Celebration of Liberty
4 May 1945 at 8.35 p.m. was the moment where the message from the Free London Press was read aloud in the Danish radios. Those who lived and heard it will never forget and we who were born in the years afterwards still become very moved when listening to that speaker’s voice.
He was suddenly interrupted as the message from Montgomery came five minutes’ into the broadcast. You hear the noise in the background as the German occupiers wanted to quench the radio broadcasts from London. It was strictly forbidden to listen. A transcript in Danish is seen underneath :
“I dette øjeblik meddeles det, at Montgomery har oplyst, at de tyske tropper i Holland, Nordvesttyskland og i Danmark har overgivet sig. Her er London. Vi gentager: Montgomery har i dette øjeblik meddelt, at de tyske tropper i Holland, Nordvesttyskland og Danmark har overgivet sig.”
In this moment it is announced that Montgomery has informed that the German troops in Holland, North West Germany and in Denmark have surrendered. This is London. We repeat : This moment Montgomery has informed us that the German troops in Holland, North West Germany and Denmark have surrendered to us.
Those who had waited for this moment ran out in the streets to celebrate. Those who had been on the wrong side of the war hid, I suppose. My mother was one of those who celebrated and left her teaching to find her brother and friends in Copenhagen.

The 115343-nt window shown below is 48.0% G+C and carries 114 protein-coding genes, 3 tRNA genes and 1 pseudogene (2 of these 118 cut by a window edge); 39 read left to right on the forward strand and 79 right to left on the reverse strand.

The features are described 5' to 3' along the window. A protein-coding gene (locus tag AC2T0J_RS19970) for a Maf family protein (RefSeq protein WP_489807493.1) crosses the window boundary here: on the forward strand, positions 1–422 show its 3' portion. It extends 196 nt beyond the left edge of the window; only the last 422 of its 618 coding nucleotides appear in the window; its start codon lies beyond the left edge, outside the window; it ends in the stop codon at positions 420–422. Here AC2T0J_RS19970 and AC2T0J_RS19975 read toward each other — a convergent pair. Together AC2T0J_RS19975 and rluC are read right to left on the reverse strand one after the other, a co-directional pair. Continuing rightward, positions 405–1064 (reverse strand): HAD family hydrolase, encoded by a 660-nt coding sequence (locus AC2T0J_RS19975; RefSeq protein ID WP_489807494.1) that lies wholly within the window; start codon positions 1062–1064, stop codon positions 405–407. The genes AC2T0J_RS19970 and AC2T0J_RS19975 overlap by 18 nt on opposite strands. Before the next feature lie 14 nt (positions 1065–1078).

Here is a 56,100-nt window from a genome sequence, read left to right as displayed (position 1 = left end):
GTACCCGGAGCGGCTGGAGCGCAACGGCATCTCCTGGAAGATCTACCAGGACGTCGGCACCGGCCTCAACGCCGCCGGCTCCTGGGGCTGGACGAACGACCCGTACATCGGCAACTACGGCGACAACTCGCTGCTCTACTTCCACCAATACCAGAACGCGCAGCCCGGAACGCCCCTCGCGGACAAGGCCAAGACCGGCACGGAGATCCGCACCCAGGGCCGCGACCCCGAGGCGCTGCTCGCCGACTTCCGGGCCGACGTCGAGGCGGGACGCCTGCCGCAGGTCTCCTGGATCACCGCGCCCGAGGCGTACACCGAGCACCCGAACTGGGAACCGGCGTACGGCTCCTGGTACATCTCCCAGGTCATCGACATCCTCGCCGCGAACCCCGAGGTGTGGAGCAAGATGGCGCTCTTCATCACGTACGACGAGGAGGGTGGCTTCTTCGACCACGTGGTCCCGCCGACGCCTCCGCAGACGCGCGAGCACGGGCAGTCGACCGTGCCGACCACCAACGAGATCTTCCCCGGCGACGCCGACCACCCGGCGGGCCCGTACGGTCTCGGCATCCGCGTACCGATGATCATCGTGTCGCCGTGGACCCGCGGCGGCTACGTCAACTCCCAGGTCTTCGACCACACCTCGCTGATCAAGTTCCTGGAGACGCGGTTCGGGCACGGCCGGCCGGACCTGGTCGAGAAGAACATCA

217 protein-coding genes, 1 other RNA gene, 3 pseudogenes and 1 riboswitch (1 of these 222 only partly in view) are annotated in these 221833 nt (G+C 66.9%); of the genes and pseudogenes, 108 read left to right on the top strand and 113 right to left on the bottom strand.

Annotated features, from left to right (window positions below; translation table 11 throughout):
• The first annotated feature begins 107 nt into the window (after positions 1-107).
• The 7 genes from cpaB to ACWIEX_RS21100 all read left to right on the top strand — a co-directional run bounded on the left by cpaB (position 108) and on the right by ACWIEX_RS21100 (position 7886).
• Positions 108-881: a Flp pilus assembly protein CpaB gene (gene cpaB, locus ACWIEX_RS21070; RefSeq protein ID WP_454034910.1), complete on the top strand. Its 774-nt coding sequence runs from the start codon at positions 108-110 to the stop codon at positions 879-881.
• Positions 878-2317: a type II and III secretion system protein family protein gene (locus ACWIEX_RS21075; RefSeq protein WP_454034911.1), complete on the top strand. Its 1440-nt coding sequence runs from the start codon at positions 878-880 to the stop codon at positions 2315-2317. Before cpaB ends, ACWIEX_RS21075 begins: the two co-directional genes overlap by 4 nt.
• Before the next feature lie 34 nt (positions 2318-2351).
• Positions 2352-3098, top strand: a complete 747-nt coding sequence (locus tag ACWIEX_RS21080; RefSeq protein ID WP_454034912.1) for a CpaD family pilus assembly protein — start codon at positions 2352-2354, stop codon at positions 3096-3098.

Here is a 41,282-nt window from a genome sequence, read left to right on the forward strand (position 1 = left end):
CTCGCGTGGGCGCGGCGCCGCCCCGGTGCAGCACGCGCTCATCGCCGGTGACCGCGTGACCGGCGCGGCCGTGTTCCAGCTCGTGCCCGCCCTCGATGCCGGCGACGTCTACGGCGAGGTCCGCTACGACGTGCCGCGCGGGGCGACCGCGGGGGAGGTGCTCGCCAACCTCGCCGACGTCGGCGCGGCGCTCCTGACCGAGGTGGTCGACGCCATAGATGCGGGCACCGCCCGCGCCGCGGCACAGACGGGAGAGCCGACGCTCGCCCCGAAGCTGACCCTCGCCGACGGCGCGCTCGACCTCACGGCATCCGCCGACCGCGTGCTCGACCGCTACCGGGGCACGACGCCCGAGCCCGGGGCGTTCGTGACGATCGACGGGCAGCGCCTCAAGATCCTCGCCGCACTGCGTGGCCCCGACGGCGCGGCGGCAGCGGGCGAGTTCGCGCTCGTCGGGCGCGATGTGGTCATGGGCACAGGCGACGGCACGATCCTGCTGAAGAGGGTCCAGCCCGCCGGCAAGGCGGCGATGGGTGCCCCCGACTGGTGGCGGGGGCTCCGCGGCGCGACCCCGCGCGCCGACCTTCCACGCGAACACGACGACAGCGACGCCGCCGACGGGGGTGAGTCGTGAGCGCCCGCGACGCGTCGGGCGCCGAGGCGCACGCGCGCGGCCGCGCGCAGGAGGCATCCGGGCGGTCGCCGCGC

My father always had mixed feelings, but only because he as a security guard had to help injured people who had been running over by cars. Nobody had been able to drive vehicles in five years so that beautiful May-day in 1945 cost a lot of deaths and injury.
As soon as the message was heard and spread. The hated black curtains were torn down and burnt in gardens and streets. People began to light up candles in the windows. The custom is still alive, but fewer know about it or cherish the liberty we got that day.
I remember the sweet feeling of excitement when we as children saw our mother put candles on sticks and light them in the windows at the same time when the freedom message came out. I did it my self even during my five years in Sweden knowing that nobody there knew what that was about. They had been “Neutral” during WWII though being neutral means that you stand with the oppressor.
A picture from 4 May 1945 in Copenhagen
Photos from 50th years celebration at the mail services of Montgomery in Copenhagen and from Danish newspapers at the time.
From our time in a News Paper